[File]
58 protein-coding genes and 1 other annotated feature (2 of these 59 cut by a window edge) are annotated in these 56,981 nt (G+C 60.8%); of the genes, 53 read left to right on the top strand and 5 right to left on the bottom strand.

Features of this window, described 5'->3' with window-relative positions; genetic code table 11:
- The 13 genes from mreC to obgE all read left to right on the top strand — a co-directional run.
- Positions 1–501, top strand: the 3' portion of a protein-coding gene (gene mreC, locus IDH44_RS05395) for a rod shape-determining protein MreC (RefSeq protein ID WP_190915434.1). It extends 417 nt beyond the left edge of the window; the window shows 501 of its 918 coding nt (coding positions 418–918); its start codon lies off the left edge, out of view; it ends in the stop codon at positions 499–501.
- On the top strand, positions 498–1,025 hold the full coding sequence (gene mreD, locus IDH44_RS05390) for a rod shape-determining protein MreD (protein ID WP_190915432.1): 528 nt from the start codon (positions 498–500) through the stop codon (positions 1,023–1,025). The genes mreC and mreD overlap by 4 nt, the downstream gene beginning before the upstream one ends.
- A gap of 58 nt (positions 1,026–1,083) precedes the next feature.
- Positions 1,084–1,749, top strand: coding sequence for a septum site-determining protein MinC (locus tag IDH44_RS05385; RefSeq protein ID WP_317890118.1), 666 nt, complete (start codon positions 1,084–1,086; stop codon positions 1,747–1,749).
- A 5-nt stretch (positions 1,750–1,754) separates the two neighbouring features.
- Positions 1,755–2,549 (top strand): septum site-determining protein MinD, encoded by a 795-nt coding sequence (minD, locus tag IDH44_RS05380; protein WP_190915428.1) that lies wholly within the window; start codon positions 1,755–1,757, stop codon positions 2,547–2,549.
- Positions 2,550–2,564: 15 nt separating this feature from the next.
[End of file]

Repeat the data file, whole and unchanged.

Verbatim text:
58 protein-coding genes and 1 other annotated feature (2 of these 59 cut by a window edge) are annotated in these 56,981 nt (G+C 60.8%); of the genes, 53 read left to right on the top strand and 5 right to left on the bottom strand.

Features of this window, described 5'->3' with window-relative positions; genetic code table 11:
- The 13 genes from mreC to obgE all read left to right on the top strand — a co-directional run.
- Positions 1–501, top strand: the 3' portion of a protein-coding gene (gene mreC, locus IDH44_RS05395) for a rod shape-determining protein MreC (RefSeq protein ID WP_190915434.1). It extends 417 nt beyond the left edge of the window; the window shows 501 of its 918 coding nt (coding positions 418–918); its start codon lies off the left edge, out of view; it ends in the stop codon at positions 499–501.
- On the top strand, positions 498–1,025 hold the full coding sequence (gene mreD, locus IDH44_RS05390) for a rod shape-determining protein MreD (protein ID WP_190915432.1): 528 nt from the start codon (positions 498–500) through the stop codon (positions 1,023–1,025). The genes mreC and mreD overlap by 4 nt, the downstream gene beginning before the upstream one ends.
- A gap of 58 nt (positions 1,026–1,083) precedes the next feature.
- Positions 1,084–1,749, top strand: coding sequence for a septum site-determining protein MinC (locus tag IDH44_RS05385; RefSeq protein ID WP_317890118.1), 666 nt, complete (start codon positions 1,084–1,086; stop codon positions 1,747–1,749).
- A 5-nt stretch (positions 1,750–1,754) separates the two neighbouring features.
- Positions 1,755–2,549 (top strand): septum site-determining protein MinD, encoded by a 795-nt coding sequence (minD, locus tag IDH44_RS05380; protein WP_190915428.1) that lies wholly within the window; start codon positions 1,755–1,757, stop codon positions 2,547–2,549.
- Positions 2,550–2,564: 15 nt separating this feature from the next.